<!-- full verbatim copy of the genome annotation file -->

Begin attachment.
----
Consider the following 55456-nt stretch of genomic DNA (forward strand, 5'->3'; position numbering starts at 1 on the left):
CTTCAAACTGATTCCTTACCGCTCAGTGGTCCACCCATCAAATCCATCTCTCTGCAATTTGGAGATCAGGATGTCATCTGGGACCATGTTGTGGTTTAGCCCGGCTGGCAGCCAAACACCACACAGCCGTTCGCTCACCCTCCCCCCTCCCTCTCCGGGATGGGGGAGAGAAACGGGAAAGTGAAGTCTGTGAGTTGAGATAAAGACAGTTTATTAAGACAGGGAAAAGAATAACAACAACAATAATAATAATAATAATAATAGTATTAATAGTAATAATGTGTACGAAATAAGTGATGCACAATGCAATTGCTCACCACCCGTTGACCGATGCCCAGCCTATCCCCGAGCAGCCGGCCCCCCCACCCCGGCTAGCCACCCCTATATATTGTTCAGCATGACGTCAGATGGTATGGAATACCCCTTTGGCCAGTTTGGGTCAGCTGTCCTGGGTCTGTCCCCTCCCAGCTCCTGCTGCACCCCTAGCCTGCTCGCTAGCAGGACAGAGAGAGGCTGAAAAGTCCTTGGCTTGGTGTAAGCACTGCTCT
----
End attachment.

Consider the following 55456-nt stretch of genomic DNA (forward strand, 5'->3'; position numbering starts at 1 on the left):
CTTCAAACTGATTCCTTACCGCTCAGTGGTCCACCCATCAAATCCATCTCTCTGCAATTTGGAGATCAGGATGTCATCTGGGACCATGTTGTGGTTTAGCCCGGCTGGCAGCCAAACACCACACAGCCGTTCGCTCACCCTCCCCCCTCCCTCTCCGGGATGGGGGAGAGAAACGGGAAAGTGAAGTCTGTGAGTTGAGATAAAGACAGTTTATTAAGACAGGGAAAAGAATAACAACAACAATAATAATAATAATAATAATAGTATTAATAGTAATAATGTGTACGAAATAAGTGATGCACAATGCAATTGCTCACCACCCGTTGACCGATGCCCAGCCTATCCCCGAGCAGCCGGCCCCCCCACCCCGGCTAGCCACCCCTATATATTGTTCAGCATGACGTCAGATGGTATGGAATACCCCTTTGGCCAGTTTGGGTCAGCTGTCCTGGGTCTGTCCCCTCCCAGCTCCTGCTGCACCCCTAGCCTGCTCGCTAGCAGGACAGAGAGAGGCTGAAAAGTCCTTGGCTTGGTGTAAGCACTGCTCT